So there you have it from a CEO at the center of the storm. He watched in real time as “some very large companies” teetered on the brink. “Most” of those companies survived, but not all. Imagine what would have been if nothing was done and the commercial paper markets didn’t open up?
Moving along, let’s see what one of the greatest business minds to ever walk the earth had to say. A recent WSJ article discusses in depth what Buffett was thinking. It begins by reminding us that Buffett is 79 and has seen a lot of things. Quoting Buffett, the WSJ points out just how truly awesome this meltdown was:
“I bought my first stock in 1942, and this roller coaster surpassed anything that I’ve seen“
That ought to add some context. In the weeks before Lehman failed, Buffett fielded phone calls asking for money from no other than Freddie Mac, Wachovia, AIG, and Barclays. There are probably few people with not only the access to information Buffett has, but also the proven analytical capability to see reality at such times. Buffett does not panic. Period, end of story. Yet, the journal reports that on Sunday, September 14th, 2008- the day before Lehman declared bankruptcy:
“By this point, Mr. Buffett was beginning to worry about the entire financial system. In phone conversations, the normally loquacious Mr. Buffett was less talkative and sounded nervous, according to one person who was speaking with him regularly at the time.”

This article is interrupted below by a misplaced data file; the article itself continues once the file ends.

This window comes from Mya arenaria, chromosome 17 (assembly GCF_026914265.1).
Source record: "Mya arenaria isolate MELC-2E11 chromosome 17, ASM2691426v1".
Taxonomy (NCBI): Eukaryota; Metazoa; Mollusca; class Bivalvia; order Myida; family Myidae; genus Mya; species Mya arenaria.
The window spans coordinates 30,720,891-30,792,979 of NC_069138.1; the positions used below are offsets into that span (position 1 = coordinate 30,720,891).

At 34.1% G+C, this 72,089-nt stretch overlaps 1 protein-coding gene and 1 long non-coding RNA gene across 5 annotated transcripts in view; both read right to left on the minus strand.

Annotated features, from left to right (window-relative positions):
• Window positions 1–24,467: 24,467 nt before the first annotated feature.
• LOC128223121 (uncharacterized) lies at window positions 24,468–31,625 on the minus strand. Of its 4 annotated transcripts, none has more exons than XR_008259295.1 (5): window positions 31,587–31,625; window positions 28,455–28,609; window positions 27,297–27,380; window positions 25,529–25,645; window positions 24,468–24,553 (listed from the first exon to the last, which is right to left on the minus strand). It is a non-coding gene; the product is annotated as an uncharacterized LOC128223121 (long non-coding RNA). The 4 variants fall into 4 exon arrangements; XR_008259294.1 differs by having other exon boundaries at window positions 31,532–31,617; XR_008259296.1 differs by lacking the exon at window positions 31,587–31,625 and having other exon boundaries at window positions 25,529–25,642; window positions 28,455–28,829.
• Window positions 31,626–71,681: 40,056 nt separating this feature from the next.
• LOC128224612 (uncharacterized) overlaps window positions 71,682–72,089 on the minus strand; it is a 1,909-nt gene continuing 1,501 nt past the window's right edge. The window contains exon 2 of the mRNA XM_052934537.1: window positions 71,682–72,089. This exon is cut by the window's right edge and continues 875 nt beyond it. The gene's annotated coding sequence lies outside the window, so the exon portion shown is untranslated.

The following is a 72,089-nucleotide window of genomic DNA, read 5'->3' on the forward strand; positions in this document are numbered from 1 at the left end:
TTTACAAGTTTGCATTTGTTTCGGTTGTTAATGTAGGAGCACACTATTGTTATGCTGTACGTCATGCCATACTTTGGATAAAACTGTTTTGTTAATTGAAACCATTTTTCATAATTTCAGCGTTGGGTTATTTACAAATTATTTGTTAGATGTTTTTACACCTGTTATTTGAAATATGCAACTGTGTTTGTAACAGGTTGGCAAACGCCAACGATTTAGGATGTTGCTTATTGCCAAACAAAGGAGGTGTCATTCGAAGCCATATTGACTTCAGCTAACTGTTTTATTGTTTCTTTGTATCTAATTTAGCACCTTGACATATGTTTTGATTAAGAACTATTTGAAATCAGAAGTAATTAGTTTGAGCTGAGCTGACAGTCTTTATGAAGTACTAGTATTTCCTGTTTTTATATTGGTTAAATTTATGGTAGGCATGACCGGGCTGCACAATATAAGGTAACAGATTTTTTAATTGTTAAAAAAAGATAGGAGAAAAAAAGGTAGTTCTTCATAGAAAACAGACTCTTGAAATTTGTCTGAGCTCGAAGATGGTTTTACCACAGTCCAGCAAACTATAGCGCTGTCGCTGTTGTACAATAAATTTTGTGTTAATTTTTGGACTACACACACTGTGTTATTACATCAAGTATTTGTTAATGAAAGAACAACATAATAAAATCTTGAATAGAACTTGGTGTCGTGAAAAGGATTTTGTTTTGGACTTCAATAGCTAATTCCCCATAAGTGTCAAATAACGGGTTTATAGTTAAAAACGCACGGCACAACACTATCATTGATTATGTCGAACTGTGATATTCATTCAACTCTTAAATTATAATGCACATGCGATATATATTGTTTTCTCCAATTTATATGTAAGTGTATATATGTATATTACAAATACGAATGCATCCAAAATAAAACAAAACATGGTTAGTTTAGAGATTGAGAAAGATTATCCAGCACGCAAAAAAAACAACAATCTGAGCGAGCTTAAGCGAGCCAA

What?! Buffett was “nervous”? This was about the time that people were reciting Treasury Secretary Andrew Mellon’s infamous advice to President Hoover as the Great Depression was unfolding “Liquidate labor, liquidate stocks and liquidate farmers!” His point was that nothing should be done, just liquidate them all- that’s how capitalism works.
Just a few days after Lehman failed, the Reserve Primary Fund, an institutional money market product and one of the oldest in the country, “broke the buck” on September 16th. The commercial paper essentially froze at this point. Quoting the WSJ “The resulting chaos, Mr. Buffett concluded, could have crashed global financial markets, threatening Berkshire”. Berkshire, mind you, is built to be “Fort Knox” according to Buffett. That is, he has designed it to withstand anything except perhaps a disaster like that depicted in the movie “2012”. Even then, I’d personally rather have my money with Buffett. The Journal goes on to quote Buffett again (emphasis mine):